Instruments I have played the ‘Smoke On The Water’ riff on: 1. Various pianos, except a Bosendorfer 91-note grand, on which I played ‘Louie Louie’. 2. Moog Modular Model 15 (lead only, I don’t own this one, it’s the modular they produced in a suitcase for carrying around gigs, but I DID once tyre-kick my … More The Smoke On The Water riff vs my vintage synthesiser collection
Does anybody listen to British folk-rock? Stuff that flourished, really, in the late 1960s on the back of the counter-culture and some of which floated away on a cloud of Tolkien influences into the 1970s. That wasn’t surprising. In its British incarnation the counter-culture took on overtones of ‘Merrie England’, the nineteenth century sense of … More Tolkien and folk-rock and us
New Zealand’s ingenuity seems limitless these days. Back in 2012 a graduate student at Victoria University, in my own city of Wellington, invented a robot bass guitar. Awesome or what? Here’s the instrument – MechBass – playing ‘Hysteria’: Soon, the same machine is going to perform as part of an ensemble: http://www.qtheatre.co.nz/plot-twist-bass-guitarist-robot That’s extremely geeky … More Human creativity always wins – for now
I went into a coffee shop the other day intending to buy scones – which they make and sell on the premises. The place was filled with techno-elevator music at shattering volume. I asked for the scones. And then the fun began. Music: THOP THOP THOP THOP Counter goon: Worb blurb wob with your coffee? … More The dangers of talking around loud music
The night of 14 February 2004 was a night that made my wife and I forget it was summer. Freezing southerly winds and driving rain didn’t bode well for an open-air concert. But this was Bowie, on his Down Under Tour. We’d been looking forward to it for months. Bowie. The Thin White Duke. The Spider … More The day I saw David Bowie in the rain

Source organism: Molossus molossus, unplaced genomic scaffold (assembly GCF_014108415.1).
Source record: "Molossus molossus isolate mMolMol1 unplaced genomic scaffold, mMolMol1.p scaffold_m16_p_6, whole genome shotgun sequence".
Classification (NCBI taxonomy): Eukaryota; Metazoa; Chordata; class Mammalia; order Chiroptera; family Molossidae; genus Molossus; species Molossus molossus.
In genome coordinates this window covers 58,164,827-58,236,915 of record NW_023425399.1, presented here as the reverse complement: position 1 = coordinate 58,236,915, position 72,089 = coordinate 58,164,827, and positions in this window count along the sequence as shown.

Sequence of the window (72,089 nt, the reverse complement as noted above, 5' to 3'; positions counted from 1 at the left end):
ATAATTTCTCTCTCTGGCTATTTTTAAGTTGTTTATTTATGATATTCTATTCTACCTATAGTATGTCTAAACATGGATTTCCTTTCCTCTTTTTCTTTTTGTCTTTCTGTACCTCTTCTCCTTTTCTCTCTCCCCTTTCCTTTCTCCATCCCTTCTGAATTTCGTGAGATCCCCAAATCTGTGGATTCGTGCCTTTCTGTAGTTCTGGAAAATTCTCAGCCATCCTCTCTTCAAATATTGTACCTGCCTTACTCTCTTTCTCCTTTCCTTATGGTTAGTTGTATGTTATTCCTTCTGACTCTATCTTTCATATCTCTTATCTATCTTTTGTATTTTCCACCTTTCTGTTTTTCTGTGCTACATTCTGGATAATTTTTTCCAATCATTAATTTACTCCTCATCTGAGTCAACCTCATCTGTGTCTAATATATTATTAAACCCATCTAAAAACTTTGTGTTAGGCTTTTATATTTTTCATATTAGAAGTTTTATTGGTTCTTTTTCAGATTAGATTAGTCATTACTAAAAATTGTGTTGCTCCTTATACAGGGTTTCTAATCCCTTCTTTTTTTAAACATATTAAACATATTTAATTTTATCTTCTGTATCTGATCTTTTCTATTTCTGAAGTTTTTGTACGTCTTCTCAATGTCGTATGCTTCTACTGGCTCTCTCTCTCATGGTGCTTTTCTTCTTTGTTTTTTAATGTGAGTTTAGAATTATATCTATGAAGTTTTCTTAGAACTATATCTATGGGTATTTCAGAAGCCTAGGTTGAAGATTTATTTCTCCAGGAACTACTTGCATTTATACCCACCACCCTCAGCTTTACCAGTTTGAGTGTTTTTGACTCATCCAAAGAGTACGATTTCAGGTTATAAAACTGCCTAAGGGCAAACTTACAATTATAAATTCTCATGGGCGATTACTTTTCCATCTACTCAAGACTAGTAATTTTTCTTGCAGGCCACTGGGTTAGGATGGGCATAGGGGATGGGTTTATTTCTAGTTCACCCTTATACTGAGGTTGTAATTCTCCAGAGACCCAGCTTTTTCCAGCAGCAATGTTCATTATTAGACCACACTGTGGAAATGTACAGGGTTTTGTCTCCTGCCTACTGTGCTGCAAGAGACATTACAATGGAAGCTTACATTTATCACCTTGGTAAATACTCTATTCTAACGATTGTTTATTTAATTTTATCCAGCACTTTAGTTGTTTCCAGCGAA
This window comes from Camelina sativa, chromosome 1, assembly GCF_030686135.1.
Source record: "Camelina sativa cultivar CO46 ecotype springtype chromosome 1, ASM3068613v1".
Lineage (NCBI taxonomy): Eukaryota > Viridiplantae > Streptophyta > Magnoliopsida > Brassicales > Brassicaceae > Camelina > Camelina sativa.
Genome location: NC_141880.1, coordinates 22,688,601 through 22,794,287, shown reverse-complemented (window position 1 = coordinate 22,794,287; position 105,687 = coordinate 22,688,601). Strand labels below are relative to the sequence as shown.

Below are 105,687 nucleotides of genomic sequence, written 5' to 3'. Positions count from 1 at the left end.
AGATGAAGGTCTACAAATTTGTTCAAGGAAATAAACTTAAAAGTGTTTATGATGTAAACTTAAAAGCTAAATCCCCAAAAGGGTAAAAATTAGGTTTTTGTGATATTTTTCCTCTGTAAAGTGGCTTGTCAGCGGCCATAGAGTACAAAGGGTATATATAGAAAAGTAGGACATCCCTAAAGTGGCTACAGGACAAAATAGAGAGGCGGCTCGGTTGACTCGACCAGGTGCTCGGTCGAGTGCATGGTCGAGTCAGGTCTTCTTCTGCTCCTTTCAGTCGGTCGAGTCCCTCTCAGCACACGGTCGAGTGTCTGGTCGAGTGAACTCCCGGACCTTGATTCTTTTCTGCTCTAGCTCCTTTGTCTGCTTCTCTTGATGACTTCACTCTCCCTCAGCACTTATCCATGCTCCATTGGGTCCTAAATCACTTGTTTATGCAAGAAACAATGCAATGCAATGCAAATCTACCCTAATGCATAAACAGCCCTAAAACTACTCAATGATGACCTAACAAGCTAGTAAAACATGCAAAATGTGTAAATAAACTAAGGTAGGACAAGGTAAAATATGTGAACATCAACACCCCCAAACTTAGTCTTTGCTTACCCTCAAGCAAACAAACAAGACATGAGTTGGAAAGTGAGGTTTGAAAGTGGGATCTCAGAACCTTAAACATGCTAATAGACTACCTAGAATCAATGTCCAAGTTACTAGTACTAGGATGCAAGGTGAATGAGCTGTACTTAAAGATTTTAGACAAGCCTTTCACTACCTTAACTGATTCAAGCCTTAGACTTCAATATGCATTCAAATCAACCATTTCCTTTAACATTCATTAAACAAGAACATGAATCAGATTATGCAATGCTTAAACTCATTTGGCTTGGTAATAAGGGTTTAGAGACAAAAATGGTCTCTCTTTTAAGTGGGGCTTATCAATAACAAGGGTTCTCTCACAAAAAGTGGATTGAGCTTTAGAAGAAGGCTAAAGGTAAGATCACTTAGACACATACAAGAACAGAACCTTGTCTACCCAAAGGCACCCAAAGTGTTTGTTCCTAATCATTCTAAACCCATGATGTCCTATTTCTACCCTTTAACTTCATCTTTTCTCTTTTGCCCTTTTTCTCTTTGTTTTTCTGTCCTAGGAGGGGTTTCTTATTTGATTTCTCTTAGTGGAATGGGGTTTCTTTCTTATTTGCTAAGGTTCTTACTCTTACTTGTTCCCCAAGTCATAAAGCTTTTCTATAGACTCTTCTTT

A week or so ago I posted on the way 1970s Brit prog rockers adapted to changing tastes in music – underscoring the fact that writers, too, should adapt inside their own field and genres. I made a couple of statements that were deliberately hyperbolic, to underscore the point. I thought they were obviously so OTT … More Hyperbole has its place. So does the Mellotron.
Jack Ely died last week. Jack who? The guy who sang “Louie Louie” for the Kingsmen, back in 1963. His rendition was so garbled the CIA investigated the song for seditious content. Which was a bit of a waste because actually, there’s nothing to the lyrics of ‘Louie Louie’. I mean – nothing. They’re moronic. … More My sneaky crusade to play “Louie Louie”, and why it failed